Mayor of deadly French flood village jailed for 4 years
A French court Friday sentenced the former mayor of a small seaside village to four years in prison for concealing flood risks that led to the death of 29 people in a brutal storm.
The court ruled that Rene Marratier was aware of the risks of flooding in La Faute-sur-Mer on the western coast but "deliberately hid" them so as not to miss out on the "cash-cow" of property development.
Marratier immediately announced his intention to appeal.
A total of 29 residents, mainly elderly people and young children, drowned in bungalows when the seawall protecting La Faute-sur-Mer gave way, exposing its roughly 1,000 citizens to the fury of the stormy sea.
The 2010 storm "Xynthia" unleashed gale force winds and torrential rains, destroying roads and houses along the Atlantic coast, leaving 53 dead in France.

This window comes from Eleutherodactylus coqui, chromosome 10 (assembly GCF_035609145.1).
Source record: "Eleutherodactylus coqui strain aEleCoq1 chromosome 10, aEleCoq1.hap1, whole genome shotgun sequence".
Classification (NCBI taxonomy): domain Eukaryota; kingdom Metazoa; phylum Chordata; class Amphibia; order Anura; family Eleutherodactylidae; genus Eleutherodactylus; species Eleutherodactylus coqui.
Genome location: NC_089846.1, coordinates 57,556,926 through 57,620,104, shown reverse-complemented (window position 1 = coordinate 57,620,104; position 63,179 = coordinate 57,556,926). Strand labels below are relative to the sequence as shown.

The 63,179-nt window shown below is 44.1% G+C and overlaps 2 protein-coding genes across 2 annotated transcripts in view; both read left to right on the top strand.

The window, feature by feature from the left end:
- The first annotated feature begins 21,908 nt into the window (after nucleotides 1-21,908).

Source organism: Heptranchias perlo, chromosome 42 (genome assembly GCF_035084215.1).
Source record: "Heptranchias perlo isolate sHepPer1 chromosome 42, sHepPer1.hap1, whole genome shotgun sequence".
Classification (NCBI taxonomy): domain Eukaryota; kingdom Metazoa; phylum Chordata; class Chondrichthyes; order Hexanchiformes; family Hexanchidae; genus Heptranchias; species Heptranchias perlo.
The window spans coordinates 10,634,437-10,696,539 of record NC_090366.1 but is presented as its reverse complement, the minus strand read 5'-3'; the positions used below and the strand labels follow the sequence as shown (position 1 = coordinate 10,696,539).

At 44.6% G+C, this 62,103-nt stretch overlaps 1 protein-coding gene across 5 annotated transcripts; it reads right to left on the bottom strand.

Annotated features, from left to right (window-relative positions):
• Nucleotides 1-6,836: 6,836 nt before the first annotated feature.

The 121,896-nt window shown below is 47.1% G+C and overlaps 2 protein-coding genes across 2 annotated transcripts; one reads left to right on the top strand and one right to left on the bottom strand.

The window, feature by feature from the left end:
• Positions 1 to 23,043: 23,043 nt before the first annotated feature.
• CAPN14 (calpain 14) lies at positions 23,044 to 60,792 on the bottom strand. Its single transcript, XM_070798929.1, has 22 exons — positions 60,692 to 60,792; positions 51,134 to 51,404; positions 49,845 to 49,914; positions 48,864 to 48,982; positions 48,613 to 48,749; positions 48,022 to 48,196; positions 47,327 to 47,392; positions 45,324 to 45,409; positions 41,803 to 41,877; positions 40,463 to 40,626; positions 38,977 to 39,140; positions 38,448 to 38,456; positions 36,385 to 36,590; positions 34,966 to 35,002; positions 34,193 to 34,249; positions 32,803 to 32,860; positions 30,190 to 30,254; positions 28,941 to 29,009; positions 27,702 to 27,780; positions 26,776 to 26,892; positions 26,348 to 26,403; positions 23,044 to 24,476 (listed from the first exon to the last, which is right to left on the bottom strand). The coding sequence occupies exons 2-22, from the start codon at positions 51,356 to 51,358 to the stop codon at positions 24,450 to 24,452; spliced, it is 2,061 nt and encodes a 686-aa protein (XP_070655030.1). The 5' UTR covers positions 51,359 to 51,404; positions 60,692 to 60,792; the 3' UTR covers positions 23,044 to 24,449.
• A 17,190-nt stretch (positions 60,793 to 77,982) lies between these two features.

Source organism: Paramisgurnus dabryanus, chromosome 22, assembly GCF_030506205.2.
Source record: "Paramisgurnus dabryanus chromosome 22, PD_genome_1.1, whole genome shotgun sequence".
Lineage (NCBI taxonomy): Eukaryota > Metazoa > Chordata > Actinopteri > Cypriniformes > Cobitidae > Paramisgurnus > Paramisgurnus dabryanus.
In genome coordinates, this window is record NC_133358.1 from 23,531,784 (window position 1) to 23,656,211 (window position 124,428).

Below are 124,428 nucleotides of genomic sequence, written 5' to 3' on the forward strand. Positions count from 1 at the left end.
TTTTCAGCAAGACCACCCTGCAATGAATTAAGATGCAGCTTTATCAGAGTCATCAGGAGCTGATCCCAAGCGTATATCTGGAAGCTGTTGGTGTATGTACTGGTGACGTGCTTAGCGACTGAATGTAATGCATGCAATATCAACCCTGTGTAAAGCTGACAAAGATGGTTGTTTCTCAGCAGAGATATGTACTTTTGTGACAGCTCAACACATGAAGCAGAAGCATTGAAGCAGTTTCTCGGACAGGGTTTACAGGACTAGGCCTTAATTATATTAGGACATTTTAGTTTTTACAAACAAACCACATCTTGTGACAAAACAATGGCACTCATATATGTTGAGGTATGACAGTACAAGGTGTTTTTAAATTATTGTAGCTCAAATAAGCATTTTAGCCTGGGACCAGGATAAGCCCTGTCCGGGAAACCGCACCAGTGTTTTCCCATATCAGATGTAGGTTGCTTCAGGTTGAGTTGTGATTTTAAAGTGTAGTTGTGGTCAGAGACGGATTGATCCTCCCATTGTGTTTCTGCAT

It was the fiercest storm to have battered France since 1999 and left more than 170,000 homes without power.
The storm also resulted in deaths in neighbouring Germany, Spain and Belgium and killed one person as far away as Portugal.
Francoise Babin, in charge of building permits for La Faute-sur-Mer, which is in the Vendee region, was sentenced to two years behind bars and fined 75,000 euros ($93,000).
Her son Philippe was sentenced to 18 months in jail for not ensuring that the seawall was being monitored on the night of the storm, February 27, 2010.
The prosecutor said there had been a "building frenzy" in La Faute-sur-Mer that had directly led to the deaths.
Marratier's lawyer countered that his client was being tried to "please the victims". The former mayor described himself as a "scapegoat".
© 2014 AFP